A preventive vaccine for rabies is given in three shots over 21 days. Preexposure vaccination does not eliminate the need for postexposure treatment, but postexposure treatment is simpler and shorter for those who have received a vaccine before exposure to rabies.
Booster shots should be considered when an occupation or hobby involves continued exposure to the virus. But the risk of allergic reaction to the vaccine increases with each dose, so a booster shot should be given only when the antibody level from the previous vaccine drops below an acceptable level. This is determined by a lab test that measures the level of rabies antibodies in the system. The test is performed every 6 months to 2 years, depending on risk.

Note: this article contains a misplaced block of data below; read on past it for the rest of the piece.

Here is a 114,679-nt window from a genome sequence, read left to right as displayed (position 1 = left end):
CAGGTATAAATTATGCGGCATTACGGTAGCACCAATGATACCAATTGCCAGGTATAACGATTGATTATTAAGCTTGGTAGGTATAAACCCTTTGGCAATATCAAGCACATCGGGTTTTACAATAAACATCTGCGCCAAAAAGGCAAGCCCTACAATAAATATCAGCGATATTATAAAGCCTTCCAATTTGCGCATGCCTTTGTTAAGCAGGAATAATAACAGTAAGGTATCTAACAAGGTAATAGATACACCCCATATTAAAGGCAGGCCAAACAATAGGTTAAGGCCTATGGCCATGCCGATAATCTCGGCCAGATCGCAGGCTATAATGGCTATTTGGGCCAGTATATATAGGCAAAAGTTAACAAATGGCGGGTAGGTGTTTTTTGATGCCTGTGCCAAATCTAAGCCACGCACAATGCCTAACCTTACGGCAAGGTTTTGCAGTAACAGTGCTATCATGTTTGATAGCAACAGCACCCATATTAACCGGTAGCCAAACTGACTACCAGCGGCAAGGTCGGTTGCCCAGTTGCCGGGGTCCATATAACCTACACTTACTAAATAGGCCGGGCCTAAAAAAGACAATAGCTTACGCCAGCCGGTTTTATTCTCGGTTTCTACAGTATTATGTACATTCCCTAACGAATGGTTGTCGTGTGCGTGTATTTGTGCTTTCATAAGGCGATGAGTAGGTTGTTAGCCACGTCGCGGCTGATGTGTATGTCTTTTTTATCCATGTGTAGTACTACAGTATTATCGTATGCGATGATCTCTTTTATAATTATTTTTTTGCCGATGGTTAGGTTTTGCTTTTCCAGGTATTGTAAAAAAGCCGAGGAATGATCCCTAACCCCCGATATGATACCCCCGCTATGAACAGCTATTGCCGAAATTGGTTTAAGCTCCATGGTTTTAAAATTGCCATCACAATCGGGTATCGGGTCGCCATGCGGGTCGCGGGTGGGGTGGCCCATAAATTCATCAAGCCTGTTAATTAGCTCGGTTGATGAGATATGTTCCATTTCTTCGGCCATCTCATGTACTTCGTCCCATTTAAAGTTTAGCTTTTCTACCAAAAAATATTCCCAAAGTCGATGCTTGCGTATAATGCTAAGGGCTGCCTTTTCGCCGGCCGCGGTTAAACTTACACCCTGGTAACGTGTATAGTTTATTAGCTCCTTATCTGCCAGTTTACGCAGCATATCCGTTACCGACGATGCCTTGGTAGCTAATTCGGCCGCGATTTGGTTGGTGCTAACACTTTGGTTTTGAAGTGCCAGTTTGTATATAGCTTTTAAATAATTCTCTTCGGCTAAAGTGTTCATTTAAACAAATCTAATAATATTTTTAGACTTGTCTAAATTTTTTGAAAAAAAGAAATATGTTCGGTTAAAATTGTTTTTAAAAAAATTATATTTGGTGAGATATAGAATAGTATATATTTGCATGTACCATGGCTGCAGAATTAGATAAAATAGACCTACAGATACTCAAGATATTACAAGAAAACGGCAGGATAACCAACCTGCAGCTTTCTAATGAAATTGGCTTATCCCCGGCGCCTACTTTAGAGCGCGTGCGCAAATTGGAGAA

|Primary Medical Reviewer||E. Gregory Thompson, MD - Internal Medicine|
|Specialist Medical Reviewer||W. David Colby IV, MSc, MD, FRCPC - Infectious Disease|
|Last Revised||August 27, 2012|